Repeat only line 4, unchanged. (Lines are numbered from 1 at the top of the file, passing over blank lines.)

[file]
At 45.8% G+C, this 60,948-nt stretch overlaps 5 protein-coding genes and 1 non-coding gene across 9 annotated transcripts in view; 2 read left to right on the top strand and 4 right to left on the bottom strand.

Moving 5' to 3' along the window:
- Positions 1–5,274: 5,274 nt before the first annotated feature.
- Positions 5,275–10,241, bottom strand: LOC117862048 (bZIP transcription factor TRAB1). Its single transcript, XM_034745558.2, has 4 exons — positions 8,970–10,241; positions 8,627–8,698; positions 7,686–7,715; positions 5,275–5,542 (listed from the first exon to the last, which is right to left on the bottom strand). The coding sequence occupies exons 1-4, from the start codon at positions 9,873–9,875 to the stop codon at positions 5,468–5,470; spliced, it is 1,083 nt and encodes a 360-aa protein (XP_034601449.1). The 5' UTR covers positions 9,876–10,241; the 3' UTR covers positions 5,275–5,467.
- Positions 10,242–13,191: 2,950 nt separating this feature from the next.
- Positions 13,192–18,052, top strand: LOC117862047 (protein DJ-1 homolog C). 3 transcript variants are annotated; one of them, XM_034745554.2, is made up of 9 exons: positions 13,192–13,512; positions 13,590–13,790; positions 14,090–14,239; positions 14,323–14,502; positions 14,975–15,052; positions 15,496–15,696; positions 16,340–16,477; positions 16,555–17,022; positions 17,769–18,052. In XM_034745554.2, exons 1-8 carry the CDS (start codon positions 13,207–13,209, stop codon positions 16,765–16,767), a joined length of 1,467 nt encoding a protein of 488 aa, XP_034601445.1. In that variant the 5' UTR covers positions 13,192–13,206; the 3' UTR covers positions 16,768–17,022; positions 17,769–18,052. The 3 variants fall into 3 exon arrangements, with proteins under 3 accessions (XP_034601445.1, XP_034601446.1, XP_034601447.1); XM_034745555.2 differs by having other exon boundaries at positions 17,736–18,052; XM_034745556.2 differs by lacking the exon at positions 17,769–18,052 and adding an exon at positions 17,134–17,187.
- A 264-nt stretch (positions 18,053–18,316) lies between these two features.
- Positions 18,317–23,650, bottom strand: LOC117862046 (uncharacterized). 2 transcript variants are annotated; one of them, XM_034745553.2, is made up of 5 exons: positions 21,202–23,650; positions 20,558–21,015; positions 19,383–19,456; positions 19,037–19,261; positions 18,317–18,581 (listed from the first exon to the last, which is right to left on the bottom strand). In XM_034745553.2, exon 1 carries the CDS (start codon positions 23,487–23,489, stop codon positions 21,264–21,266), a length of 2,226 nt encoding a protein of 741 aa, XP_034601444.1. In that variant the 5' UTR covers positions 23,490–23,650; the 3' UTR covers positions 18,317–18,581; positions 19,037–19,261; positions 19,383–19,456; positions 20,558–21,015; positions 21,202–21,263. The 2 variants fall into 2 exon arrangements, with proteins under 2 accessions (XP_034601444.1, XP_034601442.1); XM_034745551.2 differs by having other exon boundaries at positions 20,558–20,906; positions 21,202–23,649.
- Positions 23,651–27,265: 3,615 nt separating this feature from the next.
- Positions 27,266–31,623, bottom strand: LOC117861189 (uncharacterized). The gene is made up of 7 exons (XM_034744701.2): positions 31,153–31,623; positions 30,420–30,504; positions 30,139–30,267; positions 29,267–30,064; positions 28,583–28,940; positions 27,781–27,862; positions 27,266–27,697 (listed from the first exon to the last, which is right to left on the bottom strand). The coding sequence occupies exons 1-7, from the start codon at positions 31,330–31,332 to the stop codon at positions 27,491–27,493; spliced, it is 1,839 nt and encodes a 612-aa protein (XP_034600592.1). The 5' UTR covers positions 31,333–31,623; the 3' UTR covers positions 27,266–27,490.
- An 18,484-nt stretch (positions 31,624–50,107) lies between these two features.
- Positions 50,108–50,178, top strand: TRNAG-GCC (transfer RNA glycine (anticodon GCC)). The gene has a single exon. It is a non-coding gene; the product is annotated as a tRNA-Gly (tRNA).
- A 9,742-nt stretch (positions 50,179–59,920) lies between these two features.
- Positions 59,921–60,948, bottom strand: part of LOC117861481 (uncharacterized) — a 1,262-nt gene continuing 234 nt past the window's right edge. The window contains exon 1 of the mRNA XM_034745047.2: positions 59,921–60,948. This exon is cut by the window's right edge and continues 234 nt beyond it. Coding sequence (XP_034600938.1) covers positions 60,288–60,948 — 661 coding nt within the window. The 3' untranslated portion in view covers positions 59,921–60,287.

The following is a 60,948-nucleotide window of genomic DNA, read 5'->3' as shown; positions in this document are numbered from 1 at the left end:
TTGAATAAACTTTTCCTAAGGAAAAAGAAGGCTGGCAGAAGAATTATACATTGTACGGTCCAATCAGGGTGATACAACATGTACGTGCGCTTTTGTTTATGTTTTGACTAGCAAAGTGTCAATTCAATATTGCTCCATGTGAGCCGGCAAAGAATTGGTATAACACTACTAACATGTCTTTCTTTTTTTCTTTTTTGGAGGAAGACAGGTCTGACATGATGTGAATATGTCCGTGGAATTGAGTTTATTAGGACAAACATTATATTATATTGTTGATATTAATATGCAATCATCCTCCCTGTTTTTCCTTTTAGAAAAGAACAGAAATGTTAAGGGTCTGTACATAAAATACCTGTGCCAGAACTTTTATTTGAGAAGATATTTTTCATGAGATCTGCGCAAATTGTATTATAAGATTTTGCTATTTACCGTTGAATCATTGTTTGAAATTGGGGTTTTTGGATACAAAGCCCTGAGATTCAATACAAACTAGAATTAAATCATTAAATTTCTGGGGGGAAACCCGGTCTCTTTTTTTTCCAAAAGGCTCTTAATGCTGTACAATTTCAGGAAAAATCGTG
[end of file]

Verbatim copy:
- Positions 5,275–10,241, bottom strand: LOC117862048 (bZIP transcription factor TRAB1). Its single transcript, XM_034745558.2, has 4 exons — positions 8,970–10,241; positions 8,627–8,698; positions 7,686–7,715; positions 5,275–5,542 (listed from the first exon to the last, which is right to left on the bottom strand). The coding sequence occupies exons 1-4, from the start codon at positions 9,873–9,875 to the stop codon at positions 5,468–5,470; spliced, it is 1,083 nt and encodes a 360-aa protein (XP_034601449.1). The 5' UTR covers positions 9,876–10,241; the 3' UTR covers positions 5,275–5,467.